R.G.'s Machines (Panel)

Through Failures and Disappointments

After dropping out of school at the age of 14, R.G. was exposed to metallurgy and molding for the first time while working for foundries in Portland, Oregon and San Francisco, California. 

As a result of the Great San Francisco Earthquake of 1906, Robert moved to Oregon where he pulled tree stumps for his brother. It was here that Robert tried his hand at modifying a machine to do the job more efficiently. The invention backfired, quite literally, knocking out Roberts front teeth. Back in San Francisco, R.G. found work refurbishing batteries for the Yerba Buena Power System, where he also learned to weld with an oxyhydrogen welding torch. This became a defining characteristic of his career - his preference for welding in manufacturing. 

At the age of 21, he enrolled in a handful of correspondence courses and conferred on himself a “Bachelor of Motorcycles”, with the hopes of becoming an auto mechanic. Eventually, R.G. was hired by a garage in Stockton, California and later, at the age of 23, became co-owner of the newly opened Superior Garage. It was in 1912, at the San Joaquin County Fair, that R.G. broke his neck when riding as a passenger in a car he had modified for the race. His neck leaned to the right for the rest of his life.

Robert returned to Superior Garage in 1918, after volunteering at Mare Island Navy Yard during the First World War, to find the company he had left in his partners hands on the edge of bankruptcy. To pay off the debt, R.G. took a job repairing a broken tractor for a farmer. Not convinced that R.G. had fixed the tractor, Robert proceeded to level 40-acres of land with the repaired tractor and a borrowed scraper to prove his work. This success led to invitations to fix other machines as well, though this temporary work was short-lived.

Moving Earth

By 1920, at the age of 32, Robert found himself out of work yet again. With a recommitted Christian faith and a discovered love for machines, he combined his past experience with metallurgy, welding, and more to meet the needs of the bustling local farming community. He purchased a 1915 Holt tractor, offered repair work in exchange for borrowing a friend’s scraper, mortgaged what little they owned for a $1,000 loan, and took his first job at a nearby ranch.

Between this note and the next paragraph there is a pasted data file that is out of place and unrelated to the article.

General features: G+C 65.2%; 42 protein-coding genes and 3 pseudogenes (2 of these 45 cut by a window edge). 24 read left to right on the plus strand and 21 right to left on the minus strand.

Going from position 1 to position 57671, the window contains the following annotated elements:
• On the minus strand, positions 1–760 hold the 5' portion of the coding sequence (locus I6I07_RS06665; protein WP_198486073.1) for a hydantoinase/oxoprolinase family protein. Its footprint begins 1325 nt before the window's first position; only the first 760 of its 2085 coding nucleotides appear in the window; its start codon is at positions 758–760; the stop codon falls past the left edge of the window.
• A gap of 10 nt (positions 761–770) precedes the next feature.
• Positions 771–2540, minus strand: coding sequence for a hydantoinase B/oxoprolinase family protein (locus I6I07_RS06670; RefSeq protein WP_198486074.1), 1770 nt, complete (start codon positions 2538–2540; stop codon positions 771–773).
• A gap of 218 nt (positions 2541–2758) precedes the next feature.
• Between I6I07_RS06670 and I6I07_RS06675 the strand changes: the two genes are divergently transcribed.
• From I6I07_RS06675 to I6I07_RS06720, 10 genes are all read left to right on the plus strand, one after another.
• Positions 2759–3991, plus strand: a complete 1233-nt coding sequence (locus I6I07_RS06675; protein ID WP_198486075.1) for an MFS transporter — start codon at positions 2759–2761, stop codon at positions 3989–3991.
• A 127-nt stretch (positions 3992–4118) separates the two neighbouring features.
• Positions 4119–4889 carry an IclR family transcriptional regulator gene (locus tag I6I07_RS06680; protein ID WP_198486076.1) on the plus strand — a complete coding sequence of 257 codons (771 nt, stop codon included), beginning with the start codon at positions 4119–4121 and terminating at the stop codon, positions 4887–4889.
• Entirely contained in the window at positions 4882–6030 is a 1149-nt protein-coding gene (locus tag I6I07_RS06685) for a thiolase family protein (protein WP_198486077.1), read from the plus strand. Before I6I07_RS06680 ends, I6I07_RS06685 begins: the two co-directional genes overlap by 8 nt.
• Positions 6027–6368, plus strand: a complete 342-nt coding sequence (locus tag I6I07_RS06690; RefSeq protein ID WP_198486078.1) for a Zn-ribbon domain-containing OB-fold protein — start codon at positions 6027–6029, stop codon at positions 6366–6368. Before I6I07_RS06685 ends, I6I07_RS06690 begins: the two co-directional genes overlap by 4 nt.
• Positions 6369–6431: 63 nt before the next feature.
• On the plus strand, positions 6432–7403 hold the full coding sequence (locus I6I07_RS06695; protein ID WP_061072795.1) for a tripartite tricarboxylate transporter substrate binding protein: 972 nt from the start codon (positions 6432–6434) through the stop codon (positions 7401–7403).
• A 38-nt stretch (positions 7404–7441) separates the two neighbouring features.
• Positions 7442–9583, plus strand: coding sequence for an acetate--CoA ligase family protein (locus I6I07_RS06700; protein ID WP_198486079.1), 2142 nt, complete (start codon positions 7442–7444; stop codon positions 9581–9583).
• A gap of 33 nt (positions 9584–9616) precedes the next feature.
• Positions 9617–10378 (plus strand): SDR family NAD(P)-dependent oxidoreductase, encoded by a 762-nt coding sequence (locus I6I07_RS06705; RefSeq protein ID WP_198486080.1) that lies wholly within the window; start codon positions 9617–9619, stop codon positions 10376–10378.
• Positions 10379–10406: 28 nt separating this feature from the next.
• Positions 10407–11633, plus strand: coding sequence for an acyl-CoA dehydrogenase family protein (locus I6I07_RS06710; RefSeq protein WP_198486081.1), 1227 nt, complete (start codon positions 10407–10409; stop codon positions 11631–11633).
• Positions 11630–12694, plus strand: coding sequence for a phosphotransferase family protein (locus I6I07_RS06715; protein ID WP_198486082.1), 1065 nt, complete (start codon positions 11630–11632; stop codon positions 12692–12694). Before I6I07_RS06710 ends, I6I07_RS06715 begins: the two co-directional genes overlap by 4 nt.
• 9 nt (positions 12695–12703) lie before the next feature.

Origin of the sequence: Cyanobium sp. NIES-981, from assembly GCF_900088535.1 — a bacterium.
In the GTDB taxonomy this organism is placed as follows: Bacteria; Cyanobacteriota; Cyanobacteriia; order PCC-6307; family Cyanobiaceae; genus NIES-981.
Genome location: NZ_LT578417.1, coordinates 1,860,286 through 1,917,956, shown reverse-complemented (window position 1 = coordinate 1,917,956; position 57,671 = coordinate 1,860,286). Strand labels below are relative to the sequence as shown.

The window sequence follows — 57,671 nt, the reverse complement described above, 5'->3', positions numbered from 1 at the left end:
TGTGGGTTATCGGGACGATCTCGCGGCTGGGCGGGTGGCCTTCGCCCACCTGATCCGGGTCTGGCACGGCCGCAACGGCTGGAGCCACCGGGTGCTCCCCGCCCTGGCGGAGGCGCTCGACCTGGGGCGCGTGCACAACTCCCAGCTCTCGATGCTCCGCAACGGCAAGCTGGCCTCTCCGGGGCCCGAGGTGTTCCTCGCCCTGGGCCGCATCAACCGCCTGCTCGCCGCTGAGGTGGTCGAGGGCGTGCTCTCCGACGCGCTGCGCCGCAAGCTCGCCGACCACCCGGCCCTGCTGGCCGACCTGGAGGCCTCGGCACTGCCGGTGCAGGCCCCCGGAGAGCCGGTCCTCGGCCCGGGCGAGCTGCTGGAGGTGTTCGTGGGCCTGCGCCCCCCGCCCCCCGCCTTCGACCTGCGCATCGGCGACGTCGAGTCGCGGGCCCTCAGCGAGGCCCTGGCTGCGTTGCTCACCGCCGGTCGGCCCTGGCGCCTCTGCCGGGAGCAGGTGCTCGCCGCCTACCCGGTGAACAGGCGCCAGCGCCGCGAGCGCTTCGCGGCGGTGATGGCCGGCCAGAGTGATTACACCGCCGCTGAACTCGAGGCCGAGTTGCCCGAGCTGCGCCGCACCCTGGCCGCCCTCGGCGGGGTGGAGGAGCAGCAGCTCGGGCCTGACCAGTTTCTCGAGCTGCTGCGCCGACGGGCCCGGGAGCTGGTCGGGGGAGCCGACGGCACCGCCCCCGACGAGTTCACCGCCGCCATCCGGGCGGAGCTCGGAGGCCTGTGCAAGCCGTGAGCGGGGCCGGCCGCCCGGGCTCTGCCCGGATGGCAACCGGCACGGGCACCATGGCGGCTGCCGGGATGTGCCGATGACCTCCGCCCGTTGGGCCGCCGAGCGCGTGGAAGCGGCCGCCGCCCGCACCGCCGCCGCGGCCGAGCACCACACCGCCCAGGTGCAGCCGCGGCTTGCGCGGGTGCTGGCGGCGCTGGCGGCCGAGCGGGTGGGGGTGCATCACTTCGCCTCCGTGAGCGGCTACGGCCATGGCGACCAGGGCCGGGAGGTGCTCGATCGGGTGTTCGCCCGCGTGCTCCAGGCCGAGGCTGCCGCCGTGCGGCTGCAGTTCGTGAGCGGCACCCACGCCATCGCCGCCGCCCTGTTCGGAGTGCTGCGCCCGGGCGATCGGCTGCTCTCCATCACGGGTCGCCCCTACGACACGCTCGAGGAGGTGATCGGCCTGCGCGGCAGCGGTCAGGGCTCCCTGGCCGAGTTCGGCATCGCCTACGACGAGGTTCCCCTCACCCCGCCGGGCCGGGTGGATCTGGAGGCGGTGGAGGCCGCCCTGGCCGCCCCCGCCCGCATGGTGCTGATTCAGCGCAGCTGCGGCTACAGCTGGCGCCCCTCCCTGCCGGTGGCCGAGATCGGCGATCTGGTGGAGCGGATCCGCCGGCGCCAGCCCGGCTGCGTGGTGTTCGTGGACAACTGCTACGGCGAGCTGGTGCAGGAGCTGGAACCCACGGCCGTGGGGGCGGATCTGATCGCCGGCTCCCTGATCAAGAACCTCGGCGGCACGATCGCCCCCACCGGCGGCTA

Robert redesigned the scraper, adding a generator and two electric motors to it, allowing a single operator to drive the tractor and move the scraper blade up and down. The new invention allowed him to move more dirt faster than anyone else. He continued to innovate and create new machines, selling his previous ones to local farmers in and around Stockton and the San Joaquin Valley. 

In 1926, Robert received and completed his first major contract to build a highway between Stockton and Oakland, California. An order for one of his machines from a contractor in Russia in 1929 led him to establish R.G. LeTourneau, Inc. In late 1932, Robert put rubber, pneumatic tires on his tractors - a revolutionary move in the day - enabling them to traverse terrain more easily than the typical steel wheels.

In 1935, following an invitation from Caterpillar, a business partner at the time, Robert built a second manufacturing plant in Peoria, Illinois near Caterpillar’s headquarters. When he discovered that the land among the river he had purchased to build the plant was submerged due to recent flooding, R.G. innovated yet again, designing a crane welded to a tractor chassis. Within a month, the Peoria factory manufactured its first 13 large scrapers. In 1937, LeTourneau designed his first self-propelled, four-wheel scraper - the Tournapull. In 1938, a third factory was opened in Toccoa, Georgia, followed by factories in Australia, England, Mississippi, and, eventually, in Longview, Texas.

“Victory seems to favor the side with the greater ability to move dirt.” - Major General Eugene Reybold

The needs of the Second World War rapidly grew the demand for earth moving equipment to build and clear roads and runways. It was this demand that led to the establishment of a manufacturing plant in Vicksburg, Mississippi. LeTourneau’s innovative technology moved more earth more quickly than anyone else - including helping to build an airstrip on Iwo Jima and fill bomb craters in Normandy.

(Adapted from Peel, Working for God and Texas Historical Association Handbook.)

 Panel - Machines